Study finds correlation between rape as adult and molestation as child

January 16, 1994|By McClatchy News Service

SACRAMENTO, Calif. -- About 40 percent of the female students surveyed in community colleges in Sacramento said they were sexually abused as children, and nearly two-thirds of those victims said they were raped as adults, a new study has found.

The high incidence of molestation and rape among the young adults surveyed is consistent with other national studies documenting the growth in reported sexual abuse.

Women are not the only victims. The study, conducted by Anthony J. Urquiza, an assistant clinical professor at the Child Protection Center in Sacramento, found that 17 percent to 20 percent of male students surveyed reported childhood sexual abuse.

"You have to identify how pervasive it is to get people's attention," said Mr. Urquiza, who surveyed nearly 1,400 volunteer students, mostly from American River and Sacramento colleges, selected randomly over the past three years. "This is a major social issue. This goes to the basic fabric of who we are as individuals and as a community."

Many of those victimized are continuing to deal with the emotional and physical consequences, Mr. Urquiza said. The protection center is run by the Department of Pediatrics at University of California-Davis Medical Center.

The study's findings that women who have been molested as children are more likely to be raped as adults demonstrates one of the dangers facing abuse survivors, he said.

The higher rate of rape among adult abuse survivors may relate to increased sexual activity, number of sexual partners, high-risk sexual practices and decision-making skills about sexual relationships, other research has theorized.

Adult survivors are flooding centers to get treatment for childhood sexual abuse that they have kept secret for decades, said Deborah Daro, research director for the National Committee to Prevent Child Abuse.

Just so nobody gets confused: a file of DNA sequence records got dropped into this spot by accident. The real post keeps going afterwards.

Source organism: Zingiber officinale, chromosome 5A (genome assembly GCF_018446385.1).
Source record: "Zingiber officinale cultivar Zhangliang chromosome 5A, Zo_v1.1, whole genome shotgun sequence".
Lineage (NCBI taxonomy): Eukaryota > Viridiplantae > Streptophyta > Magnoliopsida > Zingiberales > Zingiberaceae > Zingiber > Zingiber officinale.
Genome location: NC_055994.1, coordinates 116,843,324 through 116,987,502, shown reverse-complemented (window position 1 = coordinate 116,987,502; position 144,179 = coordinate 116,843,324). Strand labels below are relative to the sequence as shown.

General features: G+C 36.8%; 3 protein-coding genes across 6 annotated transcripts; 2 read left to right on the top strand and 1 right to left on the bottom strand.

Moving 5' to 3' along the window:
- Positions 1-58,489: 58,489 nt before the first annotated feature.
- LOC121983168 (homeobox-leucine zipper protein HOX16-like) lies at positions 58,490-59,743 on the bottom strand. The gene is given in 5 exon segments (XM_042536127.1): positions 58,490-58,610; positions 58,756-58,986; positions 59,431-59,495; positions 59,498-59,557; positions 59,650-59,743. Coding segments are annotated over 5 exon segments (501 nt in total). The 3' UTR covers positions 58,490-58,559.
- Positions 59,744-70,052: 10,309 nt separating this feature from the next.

Sexual abuse of children remains a national problem. Last year, there were 440,000 reports of sexual abuse among the 2.9 million reports of child abuse and neglect in the United States, according to the national committee.

Among ethnic groups, the rates of childhood sexual abuse were similar. But Mr. Urquiza found a higher incidence of adult rape for minority women. African-American women reported the highest level of rape, 41.2 percent, compared with other groups such as Caucasian, 23.5 percent; Latino, 16.7 percent; and Asian-American, 15.4 percent.

A new national study conducted by the Family and Child Program at the Crime Victims Research and Treatment Center found that 8.5 percent of U.S. adult women have been raped before age 18.

Of the 97 million adult women in the United States, 9 million of them suffered rape as a child, said Dr. Ben Saunders, of the treatment center at the Medical University of South Carolina, who conducted the study.

When including women who were sexually molested but not raped, the percentage rises to 25 percent of all women in the United States, he said.

"It is reasonable to say that one out of every three women have experienced some form of sexual abuse prior to the age of 18," he said.

Researchers said that the results of the survey of community college students in Sacramento would be higher because those surveyed are younger and live on the West Coast -- both factors contributing to higher rates of sexual abuse.

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